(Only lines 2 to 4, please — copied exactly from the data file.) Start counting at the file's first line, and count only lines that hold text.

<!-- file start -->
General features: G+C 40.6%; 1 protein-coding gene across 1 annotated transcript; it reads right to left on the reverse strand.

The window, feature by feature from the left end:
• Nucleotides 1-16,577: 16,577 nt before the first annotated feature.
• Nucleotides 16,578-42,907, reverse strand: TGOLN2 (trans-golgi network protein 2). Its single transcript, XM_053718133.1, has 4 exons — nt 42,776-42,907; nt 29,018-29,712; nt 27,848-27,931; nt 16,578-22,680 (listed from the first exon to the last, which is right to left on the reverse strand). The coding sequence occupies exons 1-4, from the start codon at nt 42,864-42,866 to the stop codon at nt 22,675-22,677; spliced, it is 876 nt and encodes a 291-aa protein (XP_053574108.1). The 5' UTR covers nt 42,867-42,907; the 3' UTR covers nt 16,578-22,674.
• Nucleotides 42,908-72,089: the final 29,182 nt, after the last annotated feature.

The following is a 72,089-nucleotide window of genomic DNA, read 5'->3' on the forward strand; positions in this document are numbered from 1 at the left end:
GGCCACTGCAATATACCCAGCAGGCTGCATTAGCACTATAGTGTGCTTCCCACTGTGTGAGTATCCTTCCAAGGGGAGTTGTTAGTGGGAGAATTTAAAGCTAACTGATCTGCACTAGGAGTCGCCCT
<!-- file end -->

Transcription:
The window, feature by feature from the left end:
• Nucleotides 1-16,577: 16,577 nt before the first annotated feature.
• Nucleotides 16,578-42,907, reverse strand: TGOLN2 (trans-golgi network protein 2). Its single transcript, XM_053718133.1, has 4 exons — nt 42,776-42,907; nt 29,018-29,712; nt 27,848-27,931; nt 16,578-22,680 (listed from the first exon to the last, which is right to left on the reverse strand). The coding sequence occupies exons 1-4, from the start codon at nt 42,864-42,866 to the stop codon at nt 22,675-22,677; spliced, it is 876 nt and encodes a 291-aa protein (XP_053574108.1). The 5' UTR covers nt 42,867-42,907; the 3' UTR covers nt 16,578-22,674.